# Lecture 04 Ticket Solution

an example solutions

Consider the following method that on input a positive integer \(n\) sums the *odd* numbers from \(1\) to \(2 n - 1\):

1
2
3
4
5
6

Sum(n):
total <- 0
for k = 1 up to n do
total <- total + 2 * k - 1
endfor
return total

Observe that for \(n = 1, 2, 3, 4\), \(\mathrm{Sum}(n)\) returns the values \(1, 4, 9, 16\). In each case, the value returned by \(\mathrm{Sum}(n)\) is \(n^2\). Use induction to argue that this formula always holds: for every positive integer \(n\), the value returned by \(\mathrm{Sum}(n)\) is \(n^2\).

### Solution

Consider the for loop in lines 3-5. We claim that for each iteration \(k\), the value of \(\total\) at the end of iteration \(k\) is \(k^2\). We prove this claim by induction.

**Base case.** For the base case, \(k = 1\), note that before the first iteration of the loop, we have \(\total = 0\) (from line 2). Therefore, in iteration \(k = 1\), at line line 4 \(\total\) gets assigned the value \(0 + 2 * (1) - 1 = 1 = k^2\). Therefore the claim holds for \(k = 1\).

**Induction step.** Now suppose the claim holds for some value of \(k\). That is, after iteration \(k\), we have \(\total = k^2\). Consider iteration \(k + 1\). Then in line 4, \(\total\) is assigned the value

Thus, after iteration \(k+1\), we have \(\total = (k+1)^2\), so the claim holds.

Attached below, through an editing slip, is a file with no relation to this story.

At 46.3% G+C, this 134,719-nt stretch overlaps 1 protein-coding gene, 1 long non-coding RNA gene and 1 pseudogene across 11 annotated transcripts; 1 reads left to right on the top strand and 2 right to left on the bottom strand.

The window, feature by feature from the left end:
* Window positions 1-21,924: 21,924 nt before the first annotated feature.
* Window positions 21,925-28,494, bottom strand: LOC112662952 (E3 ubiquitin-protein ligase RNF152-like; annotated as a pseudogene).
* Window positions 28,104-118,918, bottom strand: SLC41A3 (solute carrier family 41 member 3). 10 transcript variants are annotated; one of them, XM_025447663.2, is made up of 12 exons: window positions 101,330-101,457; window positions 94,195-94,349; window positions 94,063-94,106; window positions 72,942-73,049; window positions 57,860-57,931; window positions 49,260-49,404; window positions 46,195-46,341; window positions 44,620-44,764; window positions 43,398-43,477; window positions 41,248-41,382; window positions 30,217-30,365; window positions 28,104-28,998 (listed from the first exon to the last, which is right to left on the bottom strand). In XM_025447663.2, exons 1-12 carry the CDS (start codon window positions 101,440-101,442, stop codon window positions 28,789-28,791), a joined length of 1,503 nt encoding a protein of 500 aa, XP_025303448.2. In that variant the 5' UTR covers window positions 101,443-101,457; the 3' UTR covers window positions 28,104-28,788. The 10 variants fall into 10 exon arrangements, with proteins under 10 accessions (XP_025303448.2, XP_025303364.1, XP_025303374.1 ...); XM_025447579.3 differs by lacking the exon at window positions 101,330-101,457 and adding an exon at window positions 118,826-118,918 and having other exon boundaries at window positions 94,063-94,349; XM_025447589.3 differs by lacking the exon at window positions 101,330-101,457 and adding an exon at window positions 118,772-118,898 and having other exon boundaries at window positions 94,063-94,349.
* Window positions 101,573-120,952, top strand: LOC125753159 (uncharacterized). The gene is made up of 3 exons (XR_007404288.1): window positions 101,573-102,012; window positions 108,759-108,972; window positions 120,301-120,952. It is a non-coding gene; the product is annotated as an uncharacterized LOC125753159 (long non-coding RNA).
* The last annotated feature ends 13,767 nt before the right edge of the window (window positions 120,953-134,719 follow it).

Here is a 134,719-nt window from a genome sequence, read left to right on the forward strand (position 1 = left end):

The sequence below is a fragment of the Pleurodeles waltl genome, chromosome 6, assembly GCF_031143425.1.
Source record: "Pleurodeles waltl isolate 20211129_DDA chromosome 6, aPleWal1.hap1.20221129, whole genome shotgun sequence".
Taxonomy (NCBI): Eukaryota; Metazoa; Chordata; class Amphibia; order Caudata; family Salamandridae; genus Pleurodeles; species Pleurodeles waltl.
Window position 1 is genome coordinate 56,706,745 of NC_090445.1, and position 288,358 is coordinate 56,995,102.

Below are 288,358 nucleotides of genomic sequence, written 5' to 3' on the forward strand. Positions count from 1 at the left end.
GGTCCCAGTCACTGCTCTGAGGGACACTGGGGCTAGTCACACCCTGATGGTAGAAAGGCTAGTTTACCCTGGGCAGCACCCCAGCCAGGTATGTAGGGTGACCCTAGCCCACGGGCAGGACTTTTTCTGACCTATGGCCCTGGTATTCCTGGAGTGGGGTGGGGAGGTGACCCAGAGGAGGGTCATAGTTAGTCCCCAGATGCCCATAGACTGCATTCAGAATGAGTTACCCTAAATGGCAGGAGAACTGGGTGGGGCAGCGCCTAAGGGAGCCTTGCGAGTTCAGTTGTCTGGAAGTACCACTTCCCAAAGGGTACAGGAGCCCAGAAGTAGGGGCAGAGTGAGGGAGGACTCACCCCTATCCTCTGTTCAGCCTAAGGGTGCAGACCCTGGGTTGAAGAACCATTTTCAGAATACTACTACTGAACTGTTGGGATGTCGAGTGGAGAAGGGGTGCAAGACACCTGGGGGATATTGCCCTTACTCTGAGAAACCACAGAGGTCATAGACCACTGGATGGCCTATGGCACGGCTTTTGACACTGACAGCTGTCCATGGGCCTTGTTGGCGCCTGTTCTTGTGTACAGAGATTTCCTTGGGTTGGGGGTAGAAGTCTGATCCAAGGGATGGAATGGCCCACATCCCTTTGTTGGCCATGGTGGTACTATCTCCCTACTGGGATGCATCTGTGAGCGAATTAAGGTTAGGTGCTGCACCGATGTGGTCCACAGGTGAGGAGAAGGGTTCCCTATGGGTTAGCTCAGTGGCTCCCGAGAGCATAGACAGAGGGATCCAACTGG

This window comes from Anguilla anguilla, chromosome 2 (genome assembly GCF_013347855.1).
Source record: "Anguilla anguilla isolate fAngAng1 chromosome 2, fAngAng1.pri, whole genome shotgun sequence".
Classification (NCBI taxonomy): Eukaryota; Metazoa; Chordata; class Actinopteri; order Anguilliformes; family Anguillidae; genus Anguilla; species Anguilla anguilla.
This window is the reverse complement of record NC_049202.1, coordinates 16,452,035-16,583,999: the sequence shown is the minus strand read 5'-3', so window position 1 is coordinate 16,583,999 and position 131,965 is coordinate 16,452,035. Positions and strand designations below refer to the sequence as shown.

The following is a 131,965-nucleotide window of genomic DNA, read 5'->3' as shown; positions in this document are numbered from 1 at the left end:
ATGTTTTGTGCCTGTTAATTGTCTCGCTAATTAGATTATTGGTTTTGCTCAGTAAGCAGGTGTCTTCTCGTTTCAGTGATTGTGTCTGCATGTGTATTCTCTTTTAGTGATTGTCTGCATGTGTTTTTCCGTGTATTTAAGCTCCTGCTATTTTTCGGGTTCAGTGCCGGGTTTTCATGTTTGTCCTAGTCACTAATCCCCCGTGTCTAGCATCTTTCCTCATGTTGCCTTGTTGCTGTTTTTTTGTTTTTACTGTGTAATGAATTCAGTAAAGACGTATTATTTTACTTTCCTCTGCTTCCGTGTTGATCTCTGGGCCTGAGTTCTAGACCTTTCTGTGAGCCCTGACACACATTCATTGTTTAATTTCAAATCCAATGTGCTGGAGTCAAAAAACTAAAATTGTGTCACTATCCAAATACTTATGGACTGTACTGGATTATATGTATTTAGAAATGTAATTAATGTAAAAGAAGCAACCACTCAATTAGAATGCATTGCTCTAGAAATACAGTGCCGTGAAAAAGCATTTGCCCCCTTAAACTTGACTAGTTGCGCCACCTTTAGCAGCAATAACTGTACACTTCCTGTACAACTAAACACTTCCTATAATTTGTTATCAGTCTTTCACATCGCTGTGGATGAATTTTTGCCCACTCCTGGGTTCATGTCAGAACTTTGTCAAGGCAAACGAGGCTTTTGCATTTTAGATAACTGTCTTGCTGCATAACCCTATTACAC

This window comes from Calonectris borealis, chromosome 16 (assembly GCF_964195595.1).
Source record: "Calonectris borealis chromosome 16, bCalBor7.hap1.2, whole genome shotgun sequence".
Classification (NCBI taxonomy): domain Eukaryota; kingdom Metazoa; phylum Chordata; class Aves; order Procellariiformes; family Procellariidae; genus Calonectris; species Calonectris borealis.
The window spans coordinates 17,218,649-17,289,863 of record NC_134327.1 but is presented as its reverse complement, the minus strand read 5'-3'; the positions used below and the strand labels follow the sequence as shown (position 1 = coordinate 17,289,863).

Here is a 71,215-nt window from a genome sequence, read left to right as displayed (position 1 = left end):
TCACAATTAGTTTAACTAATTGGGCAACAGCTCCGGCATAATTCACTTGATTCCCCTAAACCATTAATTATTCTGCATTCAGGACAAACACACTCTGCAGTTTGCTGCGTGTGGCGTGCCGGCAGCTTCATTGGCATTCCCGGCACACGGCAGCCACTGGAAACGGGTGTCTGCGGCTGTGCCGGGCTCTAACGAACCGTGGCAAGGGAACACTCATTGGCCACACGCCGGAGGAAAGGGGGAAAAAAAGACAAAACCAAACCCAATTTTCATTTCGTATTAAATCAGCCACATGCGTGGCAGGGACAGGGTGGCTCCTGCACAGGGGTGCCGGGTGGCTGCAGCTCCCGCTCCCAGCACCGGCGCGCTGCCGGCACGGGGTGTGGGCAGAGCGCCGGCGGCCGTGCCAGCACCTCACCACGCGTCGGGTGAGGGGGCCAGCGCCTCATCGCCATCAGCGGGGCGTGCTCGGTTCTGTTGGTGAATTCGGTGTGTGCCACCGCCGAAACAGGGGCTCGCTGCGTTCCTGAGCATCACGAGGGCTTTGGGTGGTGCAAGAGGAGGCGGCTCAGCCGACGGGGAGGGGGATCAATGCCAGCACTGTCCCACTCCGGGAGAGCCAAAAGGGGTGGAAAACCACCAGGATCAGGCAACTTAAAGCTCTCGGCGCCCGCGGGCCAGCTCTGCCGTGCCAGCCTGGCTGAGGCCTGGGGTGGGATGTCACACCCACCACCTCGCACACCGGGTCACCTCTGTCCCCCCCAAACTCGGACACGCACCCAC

Since both the base case and inductive step hold, the claim holds for all iterations \(k\) by induction. Finally, observe that loop terminates after iteration \(n\), so the value of \(\total\) returned by \(\mathrm{Sum}(n)\) is \(n^2\).

### A Note on the Formula

Given a positive integer \(n\), we can interpret the value \(n^2\) geometrically as the area of a square with side length \(n\). For example, the square figure below (left) has side length 8, and is (evidently) comprised of \(64 = 8^2\) unit squares.

We can decompose the \(8 \times 8\) square grid into \(8\) āLā-shapes as on the figure on the right. The āLās have width and height \(1, 2, 3, \ldots, 8\), and their areas are \(1, 3, 5,\ldots 15\). Since the figure on the right is just a partition of the figure on the left, they have the same area. Thus, the figures give a geometric interpretation to the formula

\[n^2 = 1 + 3 + 5 + \cdots + 2 n - 1.\]